What Is That Plant Growing On Power Lines? - PlantSnap

What Is That Plant Growing On Power Lines?

by | Dec 21, 2018

Power lines might not seem like the ideal place for a plant to call home, but curious observers throughout the Americas might see strange, spiky plants that rest upon power lines like party decorations. So what is that plant growing on power lines? Never fear, PlantSnap is here to identify this mystery plant once and for all! Drumroll, please…


air plant

Photo by Rudy Giron


These plants are from the genus Tillandsia – also known as airplants or ballmoss

There are over 650 different species within this genus. While some of these plants’ colloquial names suggest otherwise, they are not genuine moss. Instead, they are a flowering plant of the Bromeliaceae family.

Tillandsia recurvata, in particular, is often seen clinging to phone wires lining the street. Airplants like Tillandsia recurvata thrive in environments that are low-light and high humidity with little airflow. They can annoy disgruntled landowners, who sometimes regard the plant as an ugly weed.


Some people love airplants

Airplants are growing in popularity because they are a low maintenance house plant that only needs to be watered occasionally. These plants are featured in hip garden gift stores and perched upon millennial window-sills. However they’re nothing new, ballmoss is indigenous to a many warmer regions of the Americas. Their natural habitat stretches from coastal regions of the state of Georgia, all the way down to northern Argentina and Chile.  Ball moss doesn’t travel to cooler climates naturally as it is very sensitive to freezing, especially when its leaves are moist. Other species of Tillandsia are more hardy and can grow in colder areas, and some species even tolerate frost.  


air plant


More fun facts about airplants

In addition to growing on powerlines, Tillandsia plants grow on trees (such as the southern live oak tree). Certain species will also grow upon rocks and in arid soil. They usually grow to a spherical size somewhere between a golf ball and a soccer ball.

Even though they are often found growing upon other plants, Tillandsia are not parasites. They are epiphytes. This means that the airplants do not derive nutrition from their host, but seek physical support from a host (a tree, a power line, a rock or a refrigerator magnet).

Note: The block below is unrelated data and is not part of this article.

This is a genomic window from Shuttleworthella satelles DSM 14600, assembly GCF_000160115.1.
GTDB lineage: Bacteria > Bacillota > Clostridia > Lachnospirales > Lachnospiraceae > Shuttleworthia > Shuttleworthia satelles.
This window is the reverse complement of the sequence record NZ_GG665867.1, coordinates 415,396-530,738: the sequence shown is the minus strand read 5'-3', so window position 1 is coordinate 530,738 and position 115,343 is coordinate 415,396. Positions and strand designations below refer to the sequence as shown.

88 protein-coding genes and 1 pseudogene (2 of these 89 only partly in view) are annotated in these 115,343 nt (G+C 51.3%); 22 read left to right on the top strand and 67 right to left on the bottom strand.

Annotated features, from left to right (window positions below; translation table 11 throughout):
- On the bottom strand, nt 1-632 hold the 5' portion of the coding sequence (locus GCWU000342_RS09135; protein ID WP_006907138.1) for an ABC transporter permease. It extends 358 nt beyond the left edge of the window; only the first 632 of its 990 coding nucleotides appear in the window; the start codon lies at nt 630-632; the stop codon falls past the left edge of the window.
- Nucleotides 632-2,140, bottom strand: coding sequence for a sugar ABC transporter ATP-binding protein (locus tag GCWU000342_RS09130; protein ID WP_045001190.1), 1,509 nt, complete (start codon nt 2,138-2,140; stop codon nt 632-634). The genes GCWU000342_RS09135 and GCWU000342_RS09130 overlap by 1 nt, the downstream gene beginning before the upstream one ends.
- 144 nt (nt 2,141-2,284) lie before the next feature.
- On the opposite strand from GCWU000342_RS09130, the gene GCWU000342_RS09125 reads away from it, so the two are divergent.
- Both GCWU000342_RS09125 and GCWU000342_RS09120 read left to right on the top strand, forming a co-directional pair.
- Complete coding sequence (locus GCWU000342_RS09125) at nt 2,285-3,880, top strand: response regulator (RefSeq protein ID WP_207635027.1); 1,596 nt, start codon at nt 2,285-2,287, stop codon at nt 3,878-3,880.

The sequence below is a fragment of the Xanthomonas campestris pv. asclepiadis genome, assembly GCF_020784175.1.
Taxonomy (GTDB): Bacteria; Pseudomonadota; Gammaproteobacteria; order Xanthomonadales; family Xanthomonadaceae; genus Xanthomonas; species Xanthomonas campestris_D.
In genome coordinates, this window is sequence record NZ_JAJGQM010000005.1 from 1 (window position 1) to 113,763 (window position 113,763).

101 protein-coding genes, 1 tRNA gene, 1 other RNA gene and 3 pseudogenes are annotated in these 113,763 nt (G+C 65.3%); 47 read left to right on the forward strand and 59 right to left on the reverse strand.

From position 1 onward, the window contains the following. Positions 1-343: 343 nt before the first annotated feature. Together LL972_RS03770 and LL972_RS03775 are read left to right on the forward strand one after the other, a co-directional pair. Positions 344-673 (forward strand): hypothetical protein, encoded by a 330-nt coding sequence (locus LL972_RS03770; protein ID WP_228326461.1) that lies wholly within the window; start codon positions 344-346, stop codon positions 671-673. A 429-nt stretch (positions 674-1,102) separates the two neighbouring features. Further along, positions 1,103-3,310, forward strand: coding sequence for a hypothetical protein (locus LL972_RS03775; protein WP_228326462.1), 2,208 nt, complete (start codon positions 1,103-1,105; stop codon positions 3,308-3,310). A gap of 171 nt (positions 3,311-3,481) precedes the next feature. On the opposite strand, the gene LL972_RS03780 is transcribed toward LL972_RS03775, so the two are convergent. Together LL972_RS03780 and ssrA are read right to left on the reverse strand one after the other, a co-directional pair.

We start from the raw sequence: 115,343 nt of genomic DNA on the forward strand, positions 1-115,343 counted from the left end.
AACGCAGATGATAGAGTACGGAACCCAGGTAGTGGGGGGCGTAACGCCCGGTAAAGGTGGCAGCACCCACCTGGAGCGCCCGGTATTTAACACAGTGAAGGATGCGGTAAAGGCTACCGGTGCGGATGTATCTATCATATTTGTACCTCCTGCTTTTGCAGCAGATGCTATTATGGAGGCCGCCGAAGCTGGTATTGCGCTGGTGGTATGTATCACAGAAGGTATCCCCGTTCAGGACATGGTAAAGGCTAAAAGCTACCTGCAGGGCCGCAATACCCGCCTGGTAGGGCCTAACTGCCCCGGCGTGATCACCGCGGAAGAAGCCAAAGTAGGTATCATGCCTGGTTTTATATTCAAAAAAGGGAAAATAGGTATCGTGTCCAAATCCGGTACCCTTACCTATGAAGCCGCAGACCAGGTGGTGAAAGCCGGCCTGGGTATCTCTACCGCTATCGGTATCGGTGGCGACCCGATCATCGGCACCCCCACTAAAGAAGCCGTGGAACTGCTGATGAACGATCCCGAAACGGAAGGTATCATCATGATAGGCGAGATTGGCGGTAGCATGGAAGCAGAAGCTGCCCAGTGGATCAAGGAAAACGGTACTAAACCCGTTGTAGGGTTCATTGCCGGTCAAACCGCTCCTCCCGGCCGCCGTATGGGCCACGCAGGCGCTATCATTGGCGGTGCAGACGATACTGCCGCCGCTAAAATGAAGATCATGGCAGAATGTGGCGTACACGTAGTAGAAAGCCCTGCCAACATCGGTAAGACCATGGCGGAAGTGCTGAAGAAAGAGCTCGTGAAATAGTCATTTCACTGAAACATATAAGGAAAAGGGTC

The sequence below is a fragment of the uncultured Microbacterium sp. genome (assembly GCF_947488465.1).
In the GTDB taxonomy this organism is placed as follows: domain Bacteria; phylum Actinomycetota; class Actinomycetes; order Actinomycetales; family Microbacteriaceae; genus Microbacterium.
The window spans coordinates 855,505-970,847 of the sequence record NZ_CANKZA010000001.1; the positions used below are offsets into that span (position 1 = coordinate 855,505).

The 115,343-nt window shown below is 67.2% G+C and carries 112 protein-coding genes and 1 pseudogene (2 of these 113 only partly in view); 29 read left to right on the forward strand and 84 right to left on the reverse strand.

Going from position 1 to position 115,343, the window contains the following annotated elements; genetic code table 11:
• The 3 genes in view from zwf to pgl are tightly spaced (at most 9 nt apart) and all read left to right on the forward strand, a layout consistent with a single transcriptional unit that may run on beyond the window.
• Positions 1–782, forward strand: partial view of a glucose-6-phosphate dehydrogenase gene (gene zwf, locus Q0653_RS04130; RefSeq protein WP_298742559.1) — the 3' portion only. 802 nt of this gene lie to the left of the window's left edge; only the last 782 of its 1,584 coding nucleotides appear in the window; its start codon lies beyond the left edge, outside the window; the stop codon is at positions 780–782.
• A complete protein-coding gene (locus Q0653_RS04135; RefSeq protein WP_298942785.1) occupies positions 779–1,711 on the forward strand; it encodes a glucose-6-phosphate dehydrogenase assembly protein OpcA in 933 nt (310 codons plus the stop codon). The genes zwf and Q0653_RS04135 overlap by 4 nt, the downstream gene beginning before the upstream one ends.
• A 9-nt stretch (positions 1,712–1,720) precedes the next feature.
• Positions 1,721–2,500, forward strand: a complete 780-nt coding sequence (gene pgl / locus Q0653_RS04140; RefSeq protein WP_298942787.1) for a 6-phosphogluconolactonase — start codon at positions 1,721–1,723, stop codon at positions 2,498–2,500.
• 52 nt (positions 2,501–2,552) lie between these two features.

Airplants absorb water that collects on its silvery leaves and photosynthesizes. They also collect nitrogen from bacteria that travel through the air via windblown dust. Because air plants do not have a functional root system, they preserve water by closing their stomata during the day and reopening again at night. This process is known as a CAM cycle.

Moths, hummingbirds, and bats pollinate Tillandsia. They can take many years to flower. When the plant does finally fruit, it also signifies the end of the individual plant’s life. Seeds form and the mother plant is then destroyed – a final hurrah ending in both poetic and literal death.


air plant


So how do you keep an airplant alive?

Most airplants are happiest with an overnight soak in water around once a week, depending on the climate. Follow that up with four hours of bright, indirect light, allowing the plant to dry out completely. Take care that the plant doesn’t end up burning in the sun. Indirect light is key. Keep the plant in a place with air circulation (aka not a terrarium). If you’re feeling particularly generous, you can even fertilize your airplant once a month with a bromeliad mix.


air plant


Have you spotted airplants or ballmoss clustered up on power lines? Or enjoyed the strange presence of these spiky plants in your home? We’d love to hear about your experiences with Tillandsia and any creative ideas about how to take care of airplants in your home. 



  1. Graham D. Lonie

    In the tropics (in my yard) they grow on the telephone line in bright daylight. It’s a wonder they find nourishment up there.

  2. Diane Cavaness

    I was just told that moss grows mainly on negative power lines. I do notice that when there are two power lines, the moss is mostly on just one of them.
    Any truth to this?

  3. Joanna Arias

    the airplants grow on the old power lines that run on the side of the drying platform at the coffee collectivo in my husbands village in the Sierra Maestra mountains in Cuba. They are beautiful and I love seeing them.

  4. Jeni

    Certainly a very interesting plant! I’ve never heard of an airplant before. Well, at least I finally found a plant that seems pretty easy for me to take care of (should I ever get one) since I do not seem to possess a green thumb, haha. 😄

  5. Christine

    I have received some air plant seeds from amazon but don’t know what to do with them, any advice please ?


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